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  1. #1
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    May 2005
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    Hi All-

    Some time ago on BEE-L I read about mixing crushed propolis with olive oil and using it as a lotion to make yourself less sting-worthy. The claim was that if you smeared some of this concoction on you, the bees would be less inclined to sting. I thought I'd try it out.

    A few weeks ago I ground about 5 teaspoons worth of hard propolis to a fine powder and mixed it with about 1 1/2 cups of olive oil. It's been sitting on the mantle over my wood stove steeping since then. It's taken on a nice brownish color and smells... amazing. Earthy... like propolis [img]smile.gif[/img]

    Today was up in the mid-50's and the bees were out in force. I stuck my finger in the jar, rubbed it all over my hands, wrists, and face, and headed up to the yard. Bees landed on me. They acted... confused. One sat on the back of my hand for a while and gently pulled some of my hairs, groomed itself, then finally flew off. I put my face right up within a few inches of the entrance to a hive and they ignored me. One landed on my face, walked around, then flew off.

    I didn't *try* to get stung and I wasn't working them, but I didn't go out of my way to avoid them. Anyone use propolis like this?
    Dulcius ex asperis

  2. #2
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    wow, this is amazing. it rubs the lotion on it's skin or it will get a sting again. sorry George.

    Questions:
    what kind of bees?
    are they normally wacko or normally gentle?
    would you be willing to pull the same stunt, er, I mean, experiment just using the olive oil to see if they are just as confused?
    does it make your skin creamy and smooth?
    does it smell like dirt earthy or hive earthy?

  3. #3
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    >wow, this is amazing. it rubs the lotion on it's skin or it will get a sting again. sorry George.

    Whatcha apologizing for? Go ahead, laugh it up Fordguy, I can take it! Besides, I didn't make this up, I read it on BEE-L so it must be true [img]smile.gif[/img] The person that mentioned it said that it kept bees from stinging them. Thought I'd try it.

    >Questions:
    >what kind of bees?

    Honey bees.

    >are they normally wacko or normally gentle?

    I would consider them normally pretty gentle and mild mannered. But they're still bees.

    >would you be willing to pull the same stunt, er, I mean, experiment just using the olive oil to see if they are just as confused?

    Huh? Hey this ain't no steenkin controlled scientific experiment!

    >does it make your skin creamy and smooth?

    It do. You don't use much, you don't get all oily, I just stuck my index finger in the jar and spread that all over.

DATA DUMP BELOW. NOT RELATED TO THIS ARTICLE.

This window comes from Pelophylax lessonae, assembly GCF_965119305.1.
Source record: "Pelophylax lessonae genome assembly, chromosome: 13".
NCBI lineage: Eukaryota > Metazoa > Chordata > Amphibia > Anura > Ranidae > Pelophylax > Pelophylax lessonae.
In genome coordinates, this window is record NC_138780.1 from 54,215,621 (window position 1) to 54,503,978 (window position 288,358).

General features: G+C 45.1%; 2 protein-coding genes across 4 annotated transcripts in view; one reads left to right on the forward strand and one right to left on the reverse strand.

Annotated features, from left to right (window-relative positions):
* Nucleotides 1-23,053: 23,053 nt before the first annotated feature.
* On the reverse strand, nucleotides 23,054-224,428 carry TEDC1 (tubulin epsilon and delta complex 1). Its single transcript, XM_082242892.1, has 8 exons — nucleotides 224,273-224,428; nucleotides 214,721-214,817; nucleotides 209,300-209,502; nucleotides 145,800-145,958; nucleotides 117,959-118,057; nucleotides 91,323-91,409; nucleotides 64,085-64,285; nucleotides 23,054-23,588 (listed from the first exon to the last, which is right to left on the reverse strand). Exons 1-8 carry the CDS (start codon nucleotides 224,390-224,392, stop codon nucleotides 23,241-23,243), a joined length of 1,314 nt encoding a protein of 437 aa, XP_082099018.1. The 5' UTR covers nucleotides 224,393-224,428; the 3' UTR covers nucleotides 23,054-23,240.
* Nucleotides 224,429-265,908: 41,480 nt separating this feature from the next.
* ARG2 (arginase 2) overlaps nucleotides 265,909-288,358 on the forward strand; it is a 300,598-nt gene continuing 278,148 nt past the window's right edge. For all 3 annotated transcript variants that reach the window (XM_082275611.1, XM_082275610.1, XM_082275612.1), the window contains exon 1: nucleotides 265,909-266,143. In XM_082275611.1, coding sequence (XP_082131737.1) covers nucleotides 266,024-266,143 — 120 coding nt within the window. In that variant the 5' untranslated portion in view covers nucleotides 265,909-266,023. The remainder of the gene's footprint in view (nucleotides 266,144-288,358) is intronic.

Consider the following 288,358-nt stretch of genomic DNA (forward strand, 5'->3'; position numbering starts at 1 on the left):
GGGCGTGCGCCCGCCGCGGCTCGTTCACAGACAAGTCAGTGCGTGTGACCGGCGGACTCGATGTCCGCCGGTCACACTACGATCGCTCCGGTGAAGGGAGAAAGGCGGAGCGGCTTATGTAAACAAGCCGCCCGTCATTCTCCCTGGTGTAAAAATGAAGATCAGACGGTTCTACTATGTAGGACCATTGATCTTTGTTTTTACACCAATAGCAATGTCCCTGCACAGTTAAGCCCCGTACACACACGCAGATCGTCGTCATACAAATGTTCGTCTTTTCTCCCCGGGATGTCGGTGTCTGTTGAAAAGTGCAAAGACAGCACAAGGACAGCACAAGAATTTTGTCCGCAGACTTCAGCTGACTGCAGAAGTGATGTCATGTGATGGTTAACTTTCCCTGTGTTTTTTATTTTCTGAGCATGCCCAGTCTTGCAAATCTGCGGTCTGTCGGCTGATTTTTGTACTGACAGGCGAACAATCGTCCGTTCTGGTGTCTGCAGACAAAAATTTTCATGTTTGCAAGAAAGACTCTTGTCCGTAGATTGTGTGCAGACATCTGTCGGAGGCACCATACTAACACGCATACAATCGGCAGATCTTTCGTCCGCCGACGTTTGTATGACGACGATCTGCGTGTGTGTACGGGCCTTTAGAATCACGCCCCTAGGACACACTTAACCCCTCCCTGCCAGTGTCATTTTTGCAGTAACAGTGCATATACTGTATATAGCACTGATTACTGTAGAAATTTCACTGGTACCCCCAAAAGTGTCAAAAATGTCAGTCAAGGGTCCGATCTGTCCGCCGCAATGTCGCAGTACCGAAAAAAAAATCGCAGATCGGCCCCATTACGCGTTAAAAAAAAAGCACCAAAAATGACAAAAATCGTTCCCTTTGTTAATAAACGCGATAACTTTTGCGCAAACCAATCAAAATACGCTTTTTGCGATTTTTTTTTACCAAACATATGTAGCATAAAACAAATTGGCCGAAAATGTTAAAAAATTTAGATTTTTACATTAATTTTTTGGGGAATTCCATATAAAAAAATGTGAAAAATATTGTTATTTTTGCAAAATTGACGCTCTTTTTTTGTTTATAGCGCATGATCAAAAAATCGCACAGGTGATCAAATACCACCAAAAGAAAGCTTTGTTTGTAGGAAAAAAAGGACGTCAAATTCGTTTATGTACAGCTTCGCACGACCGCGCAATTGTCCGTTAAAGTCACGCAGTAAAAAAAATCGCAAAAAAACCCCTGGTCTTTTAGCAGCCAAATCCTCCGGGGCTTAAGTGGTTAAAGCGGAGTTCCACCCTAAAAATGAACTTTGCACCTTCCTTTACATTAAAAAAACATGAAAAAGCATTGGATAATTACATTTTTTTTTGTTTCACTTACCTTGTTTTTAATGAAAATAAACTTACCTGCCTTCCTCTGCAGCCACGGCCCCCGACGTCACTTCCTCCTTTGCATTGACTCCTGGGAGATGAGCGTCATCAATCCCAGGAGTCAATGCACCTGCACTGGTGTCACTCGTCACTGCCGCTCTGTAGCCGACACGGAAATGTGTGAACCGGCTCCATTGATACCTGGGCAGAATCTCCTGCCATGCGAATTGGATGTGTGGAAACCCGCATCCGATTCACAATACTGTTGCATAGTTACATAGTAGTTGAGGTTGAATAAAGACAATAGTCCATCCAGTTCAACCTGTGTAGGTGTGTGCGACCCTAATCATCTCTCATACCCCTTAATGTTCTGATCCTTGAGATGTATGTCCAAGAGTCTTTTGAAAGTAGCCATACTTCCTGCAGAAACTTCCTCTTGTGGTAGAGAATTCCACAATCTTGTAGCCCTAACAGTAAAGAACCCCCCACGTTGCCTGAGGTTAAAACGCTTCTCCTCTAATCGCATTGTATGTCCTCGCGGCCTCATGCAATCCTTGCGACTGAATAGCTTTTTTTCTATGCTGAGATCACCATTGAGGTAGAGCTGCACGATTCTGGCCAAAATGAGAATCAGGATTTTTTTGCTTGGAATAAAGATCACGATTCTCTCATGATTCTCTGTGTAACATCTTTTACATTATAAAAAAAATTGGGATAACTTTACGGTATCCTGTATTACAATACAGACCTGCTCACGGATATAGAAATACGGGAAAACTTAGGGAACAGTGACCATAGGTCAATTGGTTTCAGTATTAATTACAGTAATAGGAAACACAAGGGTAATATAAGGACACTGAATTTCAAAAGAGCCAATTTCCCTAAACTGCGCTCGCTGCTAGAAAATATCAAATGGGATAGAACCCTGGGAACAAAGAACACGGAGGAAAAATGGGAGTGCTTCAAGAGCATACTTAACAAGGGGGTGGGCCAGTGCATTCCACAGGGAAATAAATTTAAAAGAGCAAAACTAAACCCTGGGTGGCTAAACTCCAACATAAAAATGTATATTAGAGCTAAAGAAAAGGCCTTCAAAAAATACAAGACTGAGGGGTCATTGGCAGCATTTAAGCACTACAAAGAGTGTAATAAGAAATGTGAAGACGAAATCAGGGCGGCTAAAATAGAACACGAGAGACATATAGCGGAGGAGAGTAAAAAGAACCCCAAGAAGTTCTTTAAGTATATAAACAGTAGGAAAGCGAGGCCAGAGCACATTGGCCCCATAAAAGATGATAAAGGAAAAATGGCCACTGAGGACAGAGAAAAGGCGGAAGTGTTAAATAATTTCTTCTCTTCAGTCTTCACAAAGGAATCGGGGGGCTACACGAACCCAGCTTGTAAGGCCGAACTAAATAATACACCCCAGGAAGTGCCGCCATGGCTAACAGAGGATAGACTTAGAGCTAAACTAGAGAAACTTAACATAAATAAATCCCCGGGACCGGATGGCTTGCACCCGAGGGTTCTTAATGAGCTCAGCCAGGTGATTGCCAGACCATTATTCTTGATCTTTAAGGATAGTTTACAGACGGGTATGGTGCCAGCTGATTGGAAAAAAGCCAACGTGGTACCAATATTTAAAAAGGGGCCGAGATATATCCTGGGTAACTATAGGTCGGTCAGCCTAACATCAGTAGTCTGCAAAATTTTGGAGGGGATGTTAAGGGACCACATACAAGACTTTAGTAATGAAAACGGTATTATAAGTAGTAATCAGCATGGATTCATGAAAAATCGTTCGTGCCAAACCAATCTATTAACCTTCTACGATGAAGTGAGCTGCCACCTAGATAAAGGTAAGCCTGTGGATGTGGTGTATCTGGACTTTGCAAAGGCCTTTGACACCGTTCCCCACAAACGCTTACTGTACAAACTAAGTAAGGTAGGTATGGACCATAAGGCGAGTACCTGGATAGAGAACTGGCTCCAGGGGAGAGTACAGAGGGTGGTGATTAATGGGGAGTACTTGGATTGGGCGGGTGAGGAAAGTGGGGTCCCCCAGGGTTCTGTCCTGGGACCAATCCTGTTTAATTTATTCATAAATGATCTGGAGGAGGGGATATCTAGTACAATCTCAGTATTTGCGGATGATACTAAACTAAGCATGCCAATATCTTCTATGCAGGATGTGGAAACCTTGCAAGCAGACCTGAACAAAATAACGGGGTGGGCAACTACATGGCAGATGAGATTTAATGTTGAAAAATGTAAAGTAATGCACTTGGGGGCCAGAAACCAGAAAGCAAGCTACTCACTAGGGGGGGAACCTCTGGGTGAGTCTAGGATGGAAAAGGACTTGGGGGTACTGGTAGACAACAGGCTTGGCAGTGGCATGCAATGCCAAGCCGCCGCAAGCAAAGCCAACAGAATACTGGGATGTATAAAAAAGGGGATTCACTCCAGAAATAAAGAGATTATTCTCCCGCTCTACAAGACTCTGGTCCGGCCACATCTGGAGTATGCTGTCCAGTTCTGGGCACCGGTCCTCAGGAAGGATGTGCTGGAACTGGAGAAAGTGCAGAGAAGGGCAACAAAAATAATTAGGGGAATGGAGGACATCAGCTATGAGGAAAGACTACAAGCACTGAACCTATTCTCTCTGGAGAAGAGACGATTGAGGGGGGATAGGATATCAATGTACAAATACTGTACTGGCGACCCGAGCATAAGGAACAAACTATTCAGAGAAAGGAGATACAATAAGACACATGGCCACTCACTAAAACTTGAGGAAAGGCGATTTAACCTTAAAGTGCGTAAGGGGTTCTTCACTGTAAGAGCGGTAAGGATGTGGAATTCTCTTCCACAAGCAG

I'm toying with mixing in a little beeswax and making a hand creme out of it.

    >does it smell like dirt earthy or hive earthy?

    I'd say hive earthy. It sort of smells like amber.. or myrrh, if you can relate to that. It smells kind of sweet, but it tastes somewhat astringent, not unlike propolis [img]smile.gif[/img]

    To top it off, my wife likes the smell and if it keeps HER from stinging, I'm sold [img]smile.gif[/img]
    Dulcius ex asperis

  4. #4
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    well, as a commoner i've never smelt no myrrh, nor did I know how to spell it till I copied it from your post. your bees - italians?

  5. #5
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    May 2005
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    Sorry, Carniolans. I wouldn't say they're hot, but they sure know how to sting when they want to.

    Myrrh: An aromatic gum resin obtained from several trees and shrubs of the genus Commiphora of India, Arabia, and eastern Africa, used in perfume and incense. Also called balm of Gilead.

    Typically it's combined with Frankincense. Frankincense and Myrrh is a traditional middle eastern incense.

    I can only suggest you infuse some powdered propolis in some olive oil and give it a smell.
    Dulcius ex asperis

  6. #6
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    Jan 2001
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    New York City
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    Heck, I go entire days without being stung at all
    sometimes, and I was crediting my Old Spice
    antiperspirant!

    The power of the placebo...

  7. #7
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    Now hold on Jim, there's a sound basis for this phenomena. Consider hunting. Many people use odiferous substances to either lure their game closer, or disguise their own scent so as to lull their quarry into a false sense of security. People also use sight and sound to attract wild game, anything from rattling a couple of antlers together to simulate two bucks fighting to decoys to attract ducks and geese. I'm not suggesting that hunters use odor alone all along...